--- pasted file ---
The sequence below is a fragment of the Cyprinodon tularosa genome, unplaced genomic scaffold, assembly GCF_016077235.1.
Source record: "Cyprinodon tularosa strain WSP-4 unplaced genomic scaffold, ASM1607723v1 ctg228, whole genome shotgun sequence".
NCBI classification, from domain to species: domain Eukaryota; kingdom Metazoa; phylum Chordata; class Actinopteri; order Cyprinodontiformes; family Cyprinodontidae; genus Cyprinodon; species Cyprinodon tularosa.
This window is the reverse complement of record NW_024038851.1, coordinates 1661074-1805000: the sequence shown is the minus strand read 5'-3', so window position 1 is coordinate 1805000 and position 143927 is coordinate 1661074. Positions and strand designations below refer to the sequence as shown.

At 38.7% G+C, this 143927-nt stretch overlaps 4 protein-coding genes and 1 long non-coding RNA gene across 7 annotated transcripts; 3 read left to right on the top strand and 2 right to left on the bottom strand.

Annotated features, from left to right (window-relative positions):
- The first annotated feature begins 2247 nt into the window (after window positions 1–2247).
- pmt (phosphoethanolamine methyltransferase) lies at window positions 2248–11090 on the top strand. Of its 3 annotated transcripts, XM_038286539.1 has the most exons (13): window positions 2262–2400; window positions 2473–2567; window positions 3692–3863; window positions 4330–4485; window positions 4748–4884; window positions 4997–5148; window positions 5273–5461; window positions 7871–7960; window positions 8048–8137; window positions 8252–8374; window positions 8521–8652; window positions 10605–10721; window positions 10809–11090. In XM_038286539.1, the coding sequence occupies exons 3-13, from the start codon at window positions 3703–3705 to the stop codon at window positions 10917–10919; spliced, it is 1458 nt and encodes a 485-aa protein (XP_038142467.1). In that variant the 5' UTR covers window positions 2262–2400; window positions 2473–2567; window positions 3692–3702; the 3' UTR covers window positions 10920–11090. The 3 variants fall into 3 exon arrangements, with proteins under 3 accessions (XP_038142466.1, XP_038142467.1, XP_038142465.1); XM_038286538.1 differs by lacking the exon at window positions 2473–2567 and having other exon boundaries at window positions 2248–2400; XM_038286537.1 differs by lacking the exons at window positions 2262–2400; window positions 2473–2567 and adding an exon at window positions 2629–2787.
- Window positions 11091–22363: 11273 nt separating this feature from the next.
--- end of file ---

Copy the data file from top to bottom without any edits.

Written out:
The sequence below is a fragment of the Cyprinodon tularosa genome, unplaced genomic scaffold, assembly GCF_016077235.1.
Source record: "Cyprinodon tularosa strain WSP-4 unplaced genomic scaffold, ASM1607723v1 ctg228, whole genome shotgun sequence".
NCBI classification, from domain to species: domain Eukaryota; kingdom Metazoa; phylum Chordata; class Actinopteri; order Cyprinodontiformes; family Cyprinodontidae; genus Cyprinodon; species Cyprinodon tularosa.
This window is the reverse complement of record NW_024038851.1, coordinates 1661074-1805000: the sequence shown is the minus strand read 5'-3', so window position 1 is coordinate 1805000 and position 143927 is coordinate 1661074. Positions and strand designations below refer to the sequence as shown.

At 38.7% G+C, this 143927-nt stretch overlaps 4 protein-coding genes and 1 long non-coding RNA gene across 7 annotated transcripts; 3 read left to right on the top strand and 2 right to left on the bottom strand.

Annotated features, from left to right (window-relative positions):
- The first annotated feature begins 2247 nt into the window (after window positions 1–2247).
- pmt (phosphoethanolamine methyltransferase) lies at window positions 2248–11090 on the top strand. Of its 3 annotated transcripts, XM_038286539.1 has the most exons (13): window positions 2262–2400; window positions 2473–2567; window positions 3692–3863; window positions 4330–4485; window positions 4748–4884; window positions 4997–5148; window positions 5273–5461; window positions 7871–7960; window positions 8048–8137; window positions 8252–8374; window positions 8521–8652; window positions 10605–10721; window positions 10809–11090. In XM_038286539.1, the coding sequence occupies exons 3-13, from the start codon at window positions 3703–3705 to the stop codon at window positions 10917–10919; spliced, it is 1458 nt and encodes a 485-aa protein (XP_038142467.1). In that variant the 5' UTR covers window positions 2262–2400; window positions 2473–2567; window positions 3692–3702; the 3' UTR covers window positions 10920–11090. The 3 variants fall into 3 exon arrangements, with proteins under 3 accessions (XP_038142466.1, XP_038142467.1, XP_038142465.1); XM_038286538.1 differs by lacking the exon at window positions 2473–2567 and having other exon boundaries at window positions 2248–2400; XM_038286537.1 differs by lacking the exons at window positions 2262–2400; window positions 2473–2567 and adding an exon at window positions 2629–2787.
- Window positions 11091–22363: 11273 nt separating this feature from the next.